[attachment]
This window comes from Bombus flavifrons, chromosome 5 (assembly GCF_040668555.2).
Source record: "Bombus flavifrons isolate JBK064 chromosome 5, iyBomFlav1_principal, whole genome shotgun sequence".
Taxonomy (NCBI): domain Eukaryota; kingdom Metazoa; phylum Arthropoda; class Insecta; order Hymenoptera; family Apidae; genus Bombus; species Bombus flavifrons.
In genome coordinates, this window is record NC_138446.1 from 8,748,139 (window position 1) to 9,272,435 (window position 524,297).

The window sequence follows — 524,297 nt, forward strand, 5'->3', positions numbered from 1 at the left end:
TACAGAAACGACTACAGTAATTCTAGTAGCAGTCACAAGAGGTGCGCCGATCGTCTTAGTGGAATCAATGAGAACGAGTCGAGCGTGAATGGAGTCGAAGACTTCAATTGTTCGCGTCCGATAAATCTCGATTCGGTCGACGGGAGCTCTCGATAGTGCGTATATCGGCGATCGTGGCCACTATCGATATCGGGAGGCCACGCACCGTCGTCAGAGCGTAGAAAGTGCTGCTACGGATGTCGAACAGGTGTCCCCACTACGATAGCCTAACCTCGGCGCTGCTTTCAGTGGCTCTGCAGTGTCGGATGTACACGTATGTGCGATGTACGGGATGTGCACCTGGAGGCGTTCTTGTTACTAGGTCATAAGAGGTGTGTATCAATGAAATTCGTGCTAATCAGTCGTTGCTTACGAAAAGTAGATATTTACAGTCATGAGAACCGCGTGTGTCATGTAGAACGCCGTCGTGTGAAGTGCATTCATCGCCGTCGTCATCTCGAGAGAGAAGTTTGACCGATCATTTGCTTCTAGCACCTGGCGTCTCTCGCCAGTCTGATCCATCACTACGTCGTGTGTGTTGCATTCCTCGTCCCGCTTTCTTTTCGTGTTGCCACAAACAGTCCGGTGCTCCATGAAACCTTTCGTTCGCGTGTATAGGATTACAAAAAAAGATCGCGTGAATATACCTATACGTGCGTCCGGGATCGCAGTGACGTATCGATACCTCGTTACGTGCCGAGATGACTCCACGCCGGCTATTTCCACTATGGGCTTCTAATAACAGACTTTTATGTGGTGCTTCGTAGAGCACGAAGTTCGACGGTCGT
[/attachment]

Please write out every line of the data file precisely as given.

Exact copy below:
This window comes from Bombus flavifrons, chromosome 5 (assembly GCF_040668555.2).
Source record: "Bombus flavifrons isolate JBK064 chromosome 5, iyBomFlav1_principal, whole genome shotgun sequence".
Taxonomy (NCBI): domain Eukaryota; kingdom Metazoa; phylum Arthropoda; class Insecta; order Hymenoptera; family Apidae; genus Bombus; species Bombus flavifrons.
In genome coordinates, this window is record NC_138446.1 from 8,748,139 (window position 1) to 9,272,435 (window position 524,297).

The window sequence follows — 524,297 nt, forward strand, 5'->3', positions numbered from 1 at the left end:
TACAGAAACGACTACAGTAATTCTAGTAGCAGTCACAAGAGGTGCGCCGATCGTCTTAGTGGAATCAATGAGAACGAGTCGAGCGTGAATGGAGTCGAAGACTTCAATTGTTCGCGTCCGATAAATCTCGATTCGGTCGACGGGAGCTCTCGATAGTGCGTATATCGGCGATCGTGGCCACTATCGATATCGGGAGGCCACGCACCGTCGTCAGAGCGTAGAAAGTGCTGCTACGGATGTCGAACAGGTGTCCCCACTACGATAGCCTAACCTCGGCGCTGCTTTCAGTGGCTCTGCAGTGTCGGATGTACACGTATGTGCGATGTACGGGATGTGCACCTGGAGGCGTTCTTGTTACTAGGTCATAAGAGGTGTGTATCAATGAAATTCGTGCTAATCAGTCGTTGCTTACGAAAAGTAGATATTTACAGTCATGAGAACCGCGTGTGTCATGTAGAACGCCGTCGTGTGAAGTGCATTCATCGCCGTCGTCATCTCGAGAGAGAAGTTTGACCGATCATTTGCTTCTAGCACCTGGCGTCTCTCGCCAGTCTGATCCATCACTACGTCGTGTGTGTTGCATTCCTCGTCCCGCTTTCTTTTCGTGTTGCCACAAACAGTCCGGTGCTCCATGAAACCTTTCGTTCGCGTGTATAGGATTACAAAAAAAGATCGCGTGAATATACCTATACGTGCGTCCGGGATCGCAGTGACGTATCGATACCTCGTTACGTGCCGAGATGACTCCACGCCGGCTATTTCCACTATGGGCTTCTAATAACAGACTTTTATGTGGTGCTTCGTAGAGCACGAAGTTCGACGGTCGT